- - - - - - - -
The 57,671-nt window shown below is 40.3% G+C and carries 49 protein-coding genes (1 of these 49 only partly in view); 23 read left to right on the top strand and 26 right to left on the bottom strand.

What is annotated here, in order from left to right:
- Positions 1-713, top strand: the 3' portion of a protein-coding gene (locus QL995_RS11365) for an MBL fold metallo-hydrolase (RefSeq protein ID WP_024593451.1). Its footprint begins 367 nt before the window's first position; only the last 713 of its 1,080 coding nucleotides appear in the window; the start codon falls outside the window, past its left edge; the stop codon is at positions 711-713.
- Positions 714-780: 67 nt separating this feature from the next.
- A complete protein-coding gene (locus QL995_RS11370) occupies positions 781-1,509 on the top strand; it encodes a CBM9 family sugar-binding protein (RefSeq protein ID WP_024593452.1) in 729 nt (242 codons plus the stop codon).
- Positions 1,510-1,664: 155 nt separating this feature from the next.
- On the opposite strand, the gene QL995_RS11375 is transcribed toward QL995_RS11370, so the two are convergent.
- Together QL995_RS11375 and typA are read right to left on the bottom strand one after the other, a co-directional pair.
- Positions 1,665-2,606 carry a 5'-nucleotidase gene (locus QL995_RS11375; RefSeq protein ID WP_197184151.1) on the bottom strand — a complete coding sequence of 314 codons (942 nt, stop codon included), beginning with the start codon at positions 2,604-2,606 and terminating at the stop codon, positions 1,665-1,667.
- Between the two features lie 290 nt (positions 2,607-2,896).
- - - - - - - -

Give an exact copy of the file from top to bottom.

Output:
The 57,671-nt window shown below is 40.3% G+C and carries 49 protein-coding genes (1 of these 49 only partly in view); 23 read left to right on the top strand and 26 right to left on the bottom strand.

What is annotated here, in order from left to right:
- Positions 1-713, top strand: the 3' portion of a protein-coding gene (locus QL995_RS11365) for an MBL fold metallo-hydrolase (RefSeq protein ID WP_024593451.1). Its footprint begins 367 nt before the window's first position; only the last 713 of its 1,080 coding nucleotides appear in the window; the start codon falls outside the window, past its left edge; the stop codon is at positions 711-713.
- Positions 714-780: 67 nt separating this feature from the next.
- A complete protein-coding gene (locus QL995_RS11370) occupies positions 781-1,509 on the top strand; it encodes a CBM9 family sugar-binding protein (RefSeq protein ID WP_024593452.1) in 729 nt (242 codons plus the stop codon).
- Positions 1,510-1,664: 155 nt separating this feature from the next.
- On the opposite strand, the gene QL995_RS11375 is transcribed toward QL995_RS11370, so the two are convergent.
- Together QL995_RS11375 and typA are read right to left on the bottom strand one after the other, a co-directional pair.
- Positions 1,665-2,606 carry a 5'-nucleotidase gene (locus QL995_RS11375; RefSeq protein ID WP_197184151.1) on the bottom strand — a complete coding sequence of 314 codons (942 nt, stop codon included), beginning with the start codon at positions 2,604-2,606 and terminating at the stop codon, positions 1,665-1,667.
- Between the two features lie 290 nt (positions 2,607-2,896).